The paper introduces an interesting discussion regarding of NATO’s partners. The alliance retains a strong bond with Kuwait, relying on this partnership within the framework of various operations in the area. Following years of cooperation and friendship, NATO and Kuwait signed the renewal of their official partnership program in 2019 (NATO, 2019). As per this program, the NATO-ICI regional center continues its functioning, addressing an array of topical issues in the Middle East. It remains open to all countries that partake in the Istanbul initiative, including the Gulf Cooperation Council, Saudi Arabia, and Oman (NATO, 2019). Through the functioning of the center, NATO is able to complete its strategic missions in the Middle East. More specifically, the Alliance’s presence in this area enables a stronger degree of supervision over the potentially hostile initiatives of Iran and various terrorist organizations that permeate the nations of the Middle East and attempt to saw chaos.
Therefore, Kuwait represents an excellent example of NATO’s strategic partnership in the Middle East. However, you raise an important point in regard to the economic diversification of the country. Until the present, Kuwait’s efforts in moving away from the oil-centered economy have been insufficient. Petroleum and gas products retain their central role in the country’s export trade, amounting for the majority of its gross domestic product. Such circumstances make Kuwait subject to oil and energy market crises that have been frequent in recent years. Their aftershocks continue to affect oil-dependent economies, damaging their resilience to new challenges. Such crises also contribute to unease and rebellions within the population, creating a favorable environment for terrorist and separatist movements, thus leading to instability. This way, the value of Kuwait as a strategic partner to NATO may become undermined, introducing another major reason for the soonest diversification efforts.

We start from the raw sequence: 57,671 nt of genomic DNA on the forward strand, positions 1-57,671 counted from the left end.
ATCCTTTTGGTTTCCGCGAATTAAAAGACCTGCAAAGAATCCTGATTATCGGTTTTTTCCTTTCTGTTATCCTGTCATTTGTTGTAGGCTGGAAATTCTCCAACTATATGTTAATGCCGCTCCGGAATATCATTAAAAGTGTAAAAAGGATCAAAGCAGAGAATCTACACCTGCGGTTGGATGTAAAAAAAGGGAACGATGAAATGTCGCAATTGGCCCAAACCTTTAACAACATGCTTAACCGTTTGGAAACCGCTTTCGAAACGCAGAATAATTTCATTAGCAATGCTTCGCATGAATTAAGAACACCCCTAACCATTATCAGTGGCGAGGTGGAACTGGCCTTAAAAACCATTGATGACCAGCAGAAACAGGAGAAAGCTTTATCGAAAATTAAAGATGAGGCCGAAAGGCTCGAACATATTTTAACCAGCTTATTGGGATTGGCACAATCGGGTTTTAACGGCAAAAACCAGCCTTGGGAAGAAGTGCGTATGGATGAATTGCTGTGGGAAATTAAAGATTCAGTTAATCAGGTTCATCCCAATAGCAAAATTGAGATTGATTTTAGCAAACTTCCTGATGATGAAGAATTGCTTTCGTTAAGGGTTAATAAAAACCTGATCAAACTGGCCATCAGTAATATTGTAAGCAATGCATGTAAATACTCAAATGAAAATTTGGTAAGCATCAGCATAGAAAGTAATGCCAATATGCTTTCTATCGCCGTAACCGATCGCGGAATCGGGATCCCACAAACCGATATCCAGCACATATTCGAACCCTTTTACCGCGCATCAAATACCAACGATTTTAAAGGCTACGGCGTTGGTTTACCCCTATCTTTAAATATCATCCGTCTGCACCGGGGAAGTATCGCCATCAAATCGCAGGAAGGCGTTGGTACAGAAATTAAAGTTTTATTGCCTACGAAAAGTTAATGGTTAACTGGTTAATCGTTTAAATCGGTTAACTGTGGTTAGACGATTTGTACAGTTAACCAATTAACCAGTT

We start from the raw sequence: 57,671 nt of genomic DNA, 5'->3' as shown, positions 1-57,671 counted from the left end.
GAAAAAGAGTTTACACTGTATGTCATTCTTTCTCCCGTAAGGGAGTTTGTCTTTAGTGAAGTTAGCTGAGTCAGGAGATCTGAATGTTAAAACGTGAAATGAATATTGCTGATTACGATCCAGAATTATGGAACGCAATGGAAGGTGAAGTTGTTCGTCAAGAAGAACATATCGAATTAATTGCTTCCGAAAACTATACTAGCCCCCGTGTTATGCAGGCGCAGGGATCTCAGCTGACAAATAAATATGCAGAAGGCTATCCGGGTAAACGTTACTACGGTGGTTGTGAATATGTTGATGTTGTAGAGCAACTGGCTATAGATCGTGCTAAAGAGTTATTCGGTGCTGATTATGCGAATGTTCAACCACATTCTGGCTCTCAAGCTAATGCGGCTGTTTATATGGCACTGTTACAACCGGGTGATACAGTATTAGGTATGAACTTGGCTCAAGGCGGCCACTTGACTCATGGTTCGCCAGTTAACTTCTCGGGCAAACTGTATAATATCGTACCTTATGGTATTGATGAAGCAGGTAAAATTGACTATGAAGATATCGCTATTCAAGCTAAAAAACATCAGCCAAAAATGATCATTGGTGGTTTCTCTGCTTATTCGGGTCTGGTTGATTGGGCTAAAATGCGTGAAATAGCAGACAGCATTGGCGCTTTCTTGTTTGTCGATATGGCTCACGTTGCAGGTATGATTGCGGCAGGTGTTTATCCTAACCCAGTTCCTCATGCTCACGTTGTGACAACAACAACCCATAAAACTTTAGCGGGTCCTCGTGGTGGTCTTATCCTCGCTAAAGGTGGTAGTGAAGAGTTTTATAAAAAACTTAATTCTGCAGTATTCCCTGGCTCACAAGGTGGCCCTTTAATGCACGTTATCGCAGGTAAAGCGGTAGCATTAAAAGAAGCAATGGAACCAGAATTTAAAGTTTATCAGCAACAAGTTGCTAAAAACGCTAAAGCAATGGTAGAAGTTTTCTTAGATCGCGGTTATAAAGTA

Germany is a locomotive of the European economy within the framework of the European Union, making its case a major determinant of the situation on the continent, in general. According to Clark (2021), “the German economy was by far the largest in Europe in 2020” with a gross domestic product of over 3.3 trillion euros. Therefore, this country remains in the vanguard of the European development, and any fluctuations in its economy will affect the entire Union. Within the NATO’s framework, Germany remains the key member of the alliance and a crucial partner for the United States. Its long-term participation in the Alliance’s strategic initiatives has become the key to stability in the European Union since the second half of the 20th century. Germany’s role in deterring the potential aggression of NATO’s competitors in Europe, namely Russia, has been of paramount importance. It is through the effective exchange of technology, intel, and human resources with Germany that NATO has been able to prevent major conflicts in the area.
However, as you correctly highlight, Germany’s economy and society have been under strong pressure in recent years. The ongoing conflicts in the Middle East have led to a surge in migration, as millions of people seek refuge in calm areas of the globe. For them, Germany has become one of the main destinations, as enabled by the country’s excellent level of development. This increase in migration has put a strain on the internal situation within the country’s society. Combined with an aging local population, the surge in the number of refugees risk creating a shortage of jobs. In addition, German citizens expect its government to regulate the migrations with a better efficacy. While social diversity is a generally positive tendency, the inadequate regulation of professional, economic, and social processes associated with migration may cause further dismay within both local population and migrants (Boswell & Badenhoop, 2021). This way, Germany’s immense potential as the pillar of NATO’s European security may become undermined, as well.
Boswell, C., & Badenhoop, C. (2021). “What isn’t in the files, isn’t in the world”: Understanding state ignorance of irregular migration in Germany and the United Kingdom. Governance: An International Journal of Policy, Administration, and Institutions, 34(3), 335–352. Web.
Clark, D. (2021). GDP of European countries in 2020. Statista. Web.
NATO. (2019). NATO and Kuwait move their long-standing partnership forward. Web.